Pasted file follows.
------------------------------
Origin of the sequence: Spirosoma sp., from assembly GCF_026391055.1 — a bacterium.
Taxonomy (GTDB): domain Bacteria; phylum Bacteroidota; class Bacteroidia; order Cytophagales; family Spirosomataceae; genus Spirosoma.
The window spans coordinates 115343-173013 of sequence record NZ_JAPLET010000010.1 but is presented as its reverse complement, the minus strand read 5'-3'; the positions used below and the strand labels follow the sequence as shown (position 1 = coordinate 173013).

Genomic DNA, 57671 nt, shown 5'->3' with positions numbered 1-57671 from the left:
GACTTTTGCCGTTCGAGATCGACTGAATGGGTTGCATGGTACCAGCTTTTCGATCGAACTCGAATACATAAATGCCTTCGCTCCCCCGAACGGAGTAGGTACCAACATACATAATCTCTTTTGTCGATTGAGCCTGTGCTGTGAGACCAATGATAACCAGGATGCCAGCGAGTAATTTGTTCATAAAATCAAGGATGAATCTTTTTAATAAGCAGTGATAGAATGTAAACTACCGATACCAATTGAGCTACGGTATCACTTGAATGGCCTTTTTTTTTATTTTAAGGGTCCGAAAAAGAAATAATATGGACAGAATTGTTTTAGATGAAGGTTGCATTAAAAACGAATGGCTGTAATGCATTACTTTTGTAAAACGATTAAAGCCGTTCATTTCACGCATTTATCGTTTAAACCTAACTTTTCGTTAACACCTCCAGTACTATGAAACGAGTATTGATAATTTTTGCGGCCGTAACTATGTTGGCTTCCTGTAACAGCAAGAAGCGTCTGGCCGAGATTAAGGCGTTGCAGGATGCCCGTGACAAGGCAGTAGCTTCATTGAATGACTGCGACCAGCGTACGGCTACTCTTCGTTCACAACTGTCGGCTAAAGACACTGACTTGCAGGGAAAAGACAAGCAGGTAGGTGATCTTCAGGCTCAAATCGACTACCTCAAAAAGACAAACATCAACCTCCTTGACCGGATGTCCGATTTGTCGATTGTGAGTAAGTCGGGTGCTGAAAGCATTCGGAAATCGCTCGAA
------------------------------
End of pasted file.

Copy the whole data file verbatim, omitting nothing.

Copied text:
Origin of the sequence: Spirosoma sp., from assembly GCF_026391055.1 — a bacterium.
Taxonomy (GTDB): domain Bacteria; phylum Bacteroidota; class Bacteroidia; order Cytophagales; family Spirosomataceae; genus Spirosoma.
The window spans coordinates 115343-173013 of sequence record NZ_JAPLET010000010.1 but is presented as its reverse complement, the minus strand read 5'-3'; the positions used below and the strand labels follow the sequence as shown (position 1 = coordinate 173013).

Genomic DNA, 57671 nt, shown 5'->3' with positions numbered 1-57671 from the left:
GACTTTTGCCGTTCGAGATCGACTGAATGGGTTGCATGGTACCAGCTTTTCGATCGAACTCGAATACATAAATGCCTTCGCTCCCCCGAACGGAGTAGGTACCAACATACATAATCTCTTTTGTCGATTGAGCCTGTGCTGTGAGACCAATGATAACCAGGATGCCAGCGAGTAATTTGTTCATAAAATCAAGGATGAATCTTTTTAATAAGCAGTGATAGAATGTAAACTACCGATACCAATTGAGCTACGGTATCACTTGAATGGCCTTTTTTTTTATTTTAAGGGTCCGAAAAAGAAATAATATGGACAGAATTGTTTTAGATGAAGGTTGCATTAAAAACGAATGGCTGTAATGCATTACTTTTGTAAAACGATTAAAGCCGTTCATTTCACGCATTTATCGTTTAAACCTAACTTTTCGTTAACACCTCCAGTACTATGAAACGAGTATTGATAATTTTTGCGGCCGTAACTATGTTGGCTTCCTGTAACAGCAAGAAGCGTCTGGCCGAGATTAAGGCGTTGCAGGATGCCCGTGACAAGGCAGTAGCTTCATTGAATGACTGCGACCAGCGTACGGCTACTCTTCGTTCACAACTGTCGGCTAAAGACACTGACTTGCAGGGAAAAGACAAGCAGGTAGGTGATCTTCAGGCTCAAATCGACTACCTCAAAAAGACAAACATCAACCTCCTTGACCGGATGTCCGATTTGTCGATTGTGAGTAAGTCGGGTGCTGAAAGCATTCGGAAATCGCTCGAA